reprinted from South China Morning Post April 1 2004
by Alan Robles
Picture this: a young American, newly arrived in Manila, is stranded on the streets with no money. To anyone who believes all the hair-raising stories about this country, his future could be summed up in two words: "dead meat".
Yet as Brent Bartel, 28, discovered, a visitor's fate here is not determined by news reports, but by the kindness of people. And the kindness he was shown has made him rethink the popular image of the Philippines as a hostile place.
Strangely, Mr Bartel's first trip was uneventful. It was the second which put him to the test. When he arrived, he found that because of some glitch, the cash machines at the airport would not accept his card. He spent most of the few dollars he had taking a cab to a motel, where he stayed prior to catching an early flight to the provinces.
The next day, after spending the rest of his cash on a taxi to the airport, he found he had been driven to the wrong building - the correct one was several kilometres away. He had no money, he was at the wrong terminal and his plane was leaving in an hour. Desperately, he tried running there with all his luggage, but would never have made it if a cab driver had not pulled up beside him and asked if he needed a ride.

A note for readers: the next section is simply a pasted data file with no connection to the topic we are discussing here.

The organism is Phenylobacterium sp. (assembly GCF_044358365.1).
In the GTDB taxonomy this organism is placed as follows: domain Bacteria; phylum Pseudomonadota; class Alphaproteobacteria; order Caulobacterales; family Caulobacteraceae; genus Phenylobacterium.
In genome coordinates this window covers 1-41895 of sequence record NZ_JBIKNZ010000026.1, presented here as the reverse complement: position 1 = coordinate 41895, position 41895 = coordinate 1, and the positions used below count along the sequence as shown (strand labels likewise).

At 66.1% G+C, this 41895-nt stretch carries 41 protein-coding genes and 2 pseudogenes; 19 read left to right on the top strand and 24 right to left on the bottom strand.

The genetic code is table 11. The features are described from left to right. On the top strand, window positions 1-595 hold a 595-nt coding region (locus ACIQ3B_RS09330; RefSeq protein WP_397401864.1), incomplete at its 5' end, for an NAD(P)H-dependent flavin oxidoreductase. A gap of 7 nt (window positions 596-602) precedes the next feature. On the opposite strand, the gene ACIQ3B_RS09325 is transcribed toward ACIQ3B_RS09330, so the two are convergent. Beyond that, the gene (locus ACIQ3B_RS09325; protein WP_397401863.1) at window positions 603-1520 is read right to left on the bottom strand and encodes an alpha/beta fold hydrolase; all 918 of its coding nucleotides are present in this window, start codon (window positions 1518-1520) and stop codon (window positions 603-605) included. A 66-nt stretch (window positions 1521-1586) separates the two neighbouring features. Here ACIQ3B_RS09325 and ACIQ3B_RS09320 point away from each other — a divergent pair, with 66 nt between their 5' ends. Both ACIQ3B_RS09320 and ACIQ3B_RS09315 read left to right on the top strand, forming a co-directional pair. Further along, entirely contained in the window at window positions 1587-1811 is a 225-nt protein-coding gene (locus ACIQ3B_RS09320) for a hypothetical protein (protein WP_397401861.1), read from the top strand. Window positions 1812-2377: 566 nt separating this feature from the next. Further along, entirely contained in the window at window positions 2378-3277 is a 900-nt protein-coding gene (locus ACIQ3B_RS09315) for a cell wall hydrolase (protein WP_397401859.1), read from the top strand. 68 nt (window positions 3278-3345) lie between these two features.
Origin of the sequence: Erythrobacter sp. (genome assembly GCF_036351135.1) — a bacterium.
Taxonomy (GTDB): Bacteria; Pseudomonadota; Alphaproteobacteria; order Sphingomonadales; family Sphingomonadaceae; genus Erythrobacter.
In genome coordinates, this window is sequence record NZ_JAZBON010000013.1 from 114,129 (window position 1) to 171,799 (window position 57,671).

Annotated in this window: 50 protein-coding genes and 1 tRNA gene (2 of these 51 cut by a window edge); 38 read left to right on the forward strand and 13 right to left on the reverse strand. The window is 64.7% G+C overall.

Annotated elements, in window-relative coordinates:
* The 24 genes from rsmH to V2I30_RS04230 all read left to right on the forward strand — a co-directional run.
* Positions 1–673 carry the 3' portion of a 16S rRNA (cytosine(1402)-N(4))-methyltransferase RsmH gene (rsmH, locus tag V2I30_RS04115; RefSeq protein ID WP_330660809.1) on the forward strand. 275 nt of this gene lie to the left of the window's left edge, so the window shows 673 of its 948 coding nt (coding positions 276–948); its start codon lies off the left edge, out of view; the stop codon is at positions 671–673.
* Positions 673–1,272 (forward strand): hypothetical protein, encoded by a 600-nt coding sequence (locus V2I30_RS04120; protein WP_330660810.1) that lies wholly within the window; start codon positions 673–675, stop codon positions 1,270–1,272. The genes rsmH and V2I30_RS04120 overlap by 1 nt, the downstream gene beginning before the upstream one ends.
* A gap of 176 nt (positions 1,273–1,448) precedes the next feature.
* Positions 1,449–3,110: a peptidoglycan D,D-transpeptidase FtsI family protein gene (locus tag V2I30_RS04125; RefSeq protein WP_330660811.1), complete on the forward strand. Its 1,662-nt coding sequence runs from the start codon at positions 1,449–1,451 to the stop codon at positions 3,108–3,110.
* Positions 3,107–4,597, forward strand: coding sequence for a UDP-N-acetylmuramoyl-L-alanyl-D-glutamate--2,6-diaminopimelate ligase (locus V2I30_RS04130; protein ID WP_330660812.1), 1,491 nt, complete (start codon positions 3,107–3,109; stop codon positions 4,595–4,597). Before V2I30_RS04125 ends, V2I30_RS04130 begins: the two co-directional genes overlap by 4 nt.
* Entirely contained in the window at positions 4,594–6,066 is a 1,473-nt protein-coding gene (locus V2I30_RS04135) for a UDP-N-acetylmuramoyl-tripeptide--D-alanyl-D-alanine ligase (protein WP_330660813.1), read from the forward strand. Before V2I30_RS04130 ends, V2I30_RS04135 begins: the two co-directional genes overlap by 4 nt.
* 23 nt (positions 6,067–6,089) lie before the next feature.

When the American explained his predicament, the driver became upset that Mr Bartel might be getting a bad impression of the Philippines. And so he told him to hop in.
But his problems were not over yet. At the airport, the gate agent told him he needed 100 pesos departure tax, and 500 pesos for excess baggage. When Mr Bartel told him that he had no money, and explained how he had been unable to withdraw any cash, the agent paid the amount out of his own pocket.
In the end, because of two strangers who stepped in when he needed the help, Mr Bartel succeeded in meeting his fiancée. They will marry this summer.
He says that he got the names and telephone numbers of the people who helped him, but only after being insistent. Reflecting on his experience in what is supposed to be a dangerous country, he said: "It's hard to imagine this kind of hospitality could be repeated anywhere else in the modern era. Maybe my story could change a few more minds as to what a great travelling destination the Philippines is."